It could also be difficult to push through the creation of a federal Europe – both for member states and the European institutions – with an increasingly Eurosceptic public. Figures from Eurobarometer, the EU’s own polling organisation, suggest that public trust in the EU is falling across Europe in both poor and better-off EU nations.[25] The UK is not alone in being sceptical of further EU integration: while 66% of British voters tended not to trust the EU, the same is true for 72% of Spanish, 59% of German, 56% of French and 53% of Italian voters. The countries surveyed account for 350 million of the EU’s 500 million citizens, a worrying number for the EU, and polls have indicate that as much as a quarter or a third of MEPs could be ‘Eurosceptic’ after the next European elections.

It is therefore likely that the degree of integration that member states accept to support the single currency will fall far short of creating a federal state. The degree of integration will dictate the impact on the UK. But the UK will also have a choice about how much it takes part in this process – especially because of the referendum lock.

5.6 The EU is likely to develop pragmatically in a way that will not fundamentally change the balance of advantages and disadvantages for the UK

Although the Eurozone is likely to remain intact and the measures taken to achieve that are likely to fall short of creating a federal state, the EU will take steps in the coming years to solve the challenges of the crisis, meaning further integration in Europe. It is in the UK’s interest that the Eurozone stabilises and returns to growth, but the question remains how compatible any change will be with the EU continuing to support the global trading role to which the UK aspires.  


The UK has already clearly said it will not take part in full Banking Union co-operation.

The steps likely to be taken – insofar as it is possible to predict – are not likely to fundamentally change the advantages and disadvantages of EU membership or the UK’s ability to influence the outcomes that affect the UK. Most importantly, the UK itself can make a difference as Europe is changing, both by influencing the overall direction of travel and by maximising its influence on the specific policies that impact the UK.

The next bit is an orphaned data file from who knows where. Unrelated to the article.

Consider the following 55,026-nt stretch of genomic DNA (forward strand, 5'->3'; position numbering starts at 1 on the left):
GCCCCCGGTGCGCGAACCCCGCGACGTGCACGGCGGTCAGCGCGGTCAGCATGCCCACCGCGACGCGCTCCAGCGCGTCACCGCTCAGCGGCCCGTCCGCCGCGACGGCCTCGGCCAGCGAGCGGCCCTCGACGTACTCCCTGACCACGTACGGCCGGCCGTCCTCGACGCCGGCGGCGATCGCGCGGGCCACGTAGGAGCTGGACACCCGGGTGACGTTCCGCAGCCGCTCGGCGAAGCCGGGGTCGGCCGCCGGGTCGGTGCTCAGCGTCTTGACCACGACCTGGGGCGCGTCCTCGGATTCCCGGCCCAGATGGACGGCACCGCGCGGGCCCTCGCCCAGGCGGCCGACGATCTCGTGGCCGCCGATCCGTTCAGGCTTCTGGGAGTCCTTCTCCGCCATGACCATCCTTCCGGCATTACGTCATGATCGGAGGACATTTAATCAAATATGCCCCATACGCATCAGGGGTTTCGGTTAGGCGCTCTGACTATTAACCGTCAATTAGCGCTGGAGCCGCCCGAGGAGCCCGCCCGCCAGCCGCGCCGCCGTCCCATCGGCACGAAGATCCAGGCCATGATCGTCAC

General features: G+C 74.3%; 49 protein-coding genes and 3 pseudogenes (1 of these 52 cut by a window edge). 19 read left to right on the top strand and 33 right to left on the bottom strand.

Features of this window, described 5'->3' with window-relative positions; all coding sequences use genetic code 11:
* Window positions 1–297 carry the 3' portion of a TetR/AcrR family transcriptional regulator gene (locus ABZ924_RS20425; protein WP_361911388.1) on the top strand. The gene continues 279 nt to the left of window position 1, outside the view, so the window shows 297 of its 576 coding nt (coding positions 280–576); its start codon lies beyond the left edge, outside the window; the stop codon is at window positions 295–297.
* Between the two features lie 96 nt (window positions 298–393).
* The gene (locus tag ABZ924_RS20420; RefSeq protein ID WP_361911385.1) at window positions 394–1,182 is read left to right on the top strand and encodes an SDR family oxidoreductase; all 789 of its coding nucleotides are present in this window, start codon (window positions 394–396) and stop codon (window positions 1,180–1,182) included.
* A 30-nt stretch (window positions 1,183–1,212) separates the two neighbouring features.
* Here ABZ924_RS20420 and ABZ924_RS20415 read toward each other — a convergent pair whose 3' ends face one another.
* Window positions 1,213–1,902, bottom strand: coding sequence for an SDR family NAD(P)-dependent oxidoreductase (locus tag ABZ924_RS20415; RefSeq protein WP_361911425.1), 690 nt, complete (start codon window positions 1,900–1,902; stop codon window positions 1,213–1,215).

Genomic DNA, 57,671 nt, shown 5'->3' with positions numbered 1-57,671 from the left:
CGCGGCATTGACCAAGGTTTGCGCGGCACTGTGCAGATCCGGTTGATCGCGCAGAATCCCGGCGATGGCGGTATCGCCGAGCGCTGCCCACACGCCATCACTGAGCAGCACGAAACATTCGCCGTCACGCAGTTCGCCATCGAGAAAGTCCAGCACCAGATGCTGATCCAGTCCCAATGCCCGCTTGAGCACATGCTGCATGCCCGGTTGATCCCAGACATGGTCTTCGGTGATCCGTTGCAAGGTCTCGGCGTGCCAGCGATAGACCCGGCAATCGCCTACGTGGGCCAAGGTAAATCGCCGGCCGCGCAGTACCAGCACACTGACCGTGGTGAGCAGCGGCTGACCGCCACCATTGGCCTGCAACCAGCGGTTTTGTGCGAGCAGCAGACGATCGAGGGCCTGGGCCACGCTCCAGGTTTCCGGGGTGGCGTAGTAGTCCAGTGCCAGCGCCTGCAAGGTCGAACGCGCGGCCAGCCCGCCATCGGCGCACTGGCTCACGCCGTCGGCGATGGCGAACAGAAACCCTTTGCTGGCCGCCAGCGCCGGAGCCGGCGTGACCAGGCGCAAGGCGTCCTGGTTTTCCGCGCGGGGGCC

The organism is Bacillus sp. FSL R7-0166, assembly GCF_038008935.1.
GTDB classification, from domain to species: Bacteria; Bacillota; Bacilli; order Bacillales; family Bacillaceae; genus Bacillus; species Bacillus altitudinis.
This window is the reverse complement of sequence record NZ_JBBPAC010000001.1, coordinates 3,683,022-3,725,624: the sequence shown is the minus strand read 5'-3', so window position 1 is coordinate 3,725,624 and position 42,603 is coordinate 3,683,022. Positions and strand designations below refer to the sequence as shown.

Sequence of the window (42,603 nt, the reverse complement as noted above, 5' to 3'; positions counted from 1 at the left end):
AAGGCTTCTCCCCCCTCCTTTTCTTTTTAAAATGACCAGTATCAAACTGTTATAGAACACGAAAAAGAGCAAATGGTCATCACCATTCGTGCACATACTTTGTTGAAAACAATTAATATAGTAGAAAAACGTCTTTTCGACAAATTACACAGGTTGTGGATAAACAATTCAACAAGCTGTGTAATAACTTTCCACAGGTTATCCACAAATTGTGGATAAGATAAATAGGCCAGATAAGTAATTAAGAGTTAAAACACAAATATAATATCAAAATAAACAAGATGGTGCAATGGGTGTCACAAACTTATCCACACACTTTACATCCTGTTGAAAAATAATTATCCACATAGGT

The EU will take further steps towards a Banking Union, but full financial integration seems unlikely

The UK will benefit from the efforts to increase financial stability in the Eurozone without having to take part in the closer co-operation.

Although there were signs of commitment to a full banking union in 2012, that support has declined, largely due to reservations among member states, especially Germany. Tensions were visible at the creation of a single supervisor in 2012, when German pressure reduced the scope of supervision to exempt its smaller savings banks from the ECB’s oversight. The common deposit guarantee scheme, although present in the early discussions, quickly disappeared from the debate. Furthermore, a common European bail-out authority backed by a fund, although seen as a priority, is currently facing objections from those who argue that the transfer of such substantial powers to an unelected authority requires Treaty change.

A number of financially strong member states do not seem willing to pay for other countries’ banks or lost deposits in the event of a failure. They believe that a common fiscal backstop for a banking union would create moral hazard because banks would have little incentive to remain solvent if the EU could bail them out. The ESM has been suggested as a source of funds for bank recapitalisation, through the provision of guarantees, credit lines or direct loans to national schemes. [26] However, as well as requiring a resolution of issues around the provision of unconditional support, this would likely involve a change in the ESM Treaty. [27]

Additionally, some argue that Treaty change would be necessary to give the EU necessary powers for a full banking union. Finally, some seem simply reluctant to lose power over their own banks. National banking markets, which differ widely across member states, could come under threat if national interests diverge from the views of European authorities. Also, if a European authority chose to resolve a bank against the wishes of a member state, the lost deposits would potential voters’ savings.


The number of member states required to be outside the Single Supervisory Mechanism for the 'double majority lock' rules to apply.

It therefore seems likely that the EU, instead of creating a full banking union, will rather enhance co-ordination for bank recovery and resolution with the final say to wind down banks remaining at national level. And, instead of a common deposit guarantee scheme or resolution fund, it is more likely that there will be a coordination of national schemes with European authorities mediating in cross-border situations and a potential backstop for the Eurozone schemes in the ESM.

There are, however, those who argue that anything short of a full banking union will fail to secure a stable future for the Eurozone. They argue that the ESM recapitalisation is far from enough and that, without a full banking union, the ‘vicious cycle’ between banks and sovereigns – where their interdependence drags both down into insolvency – will not be broken.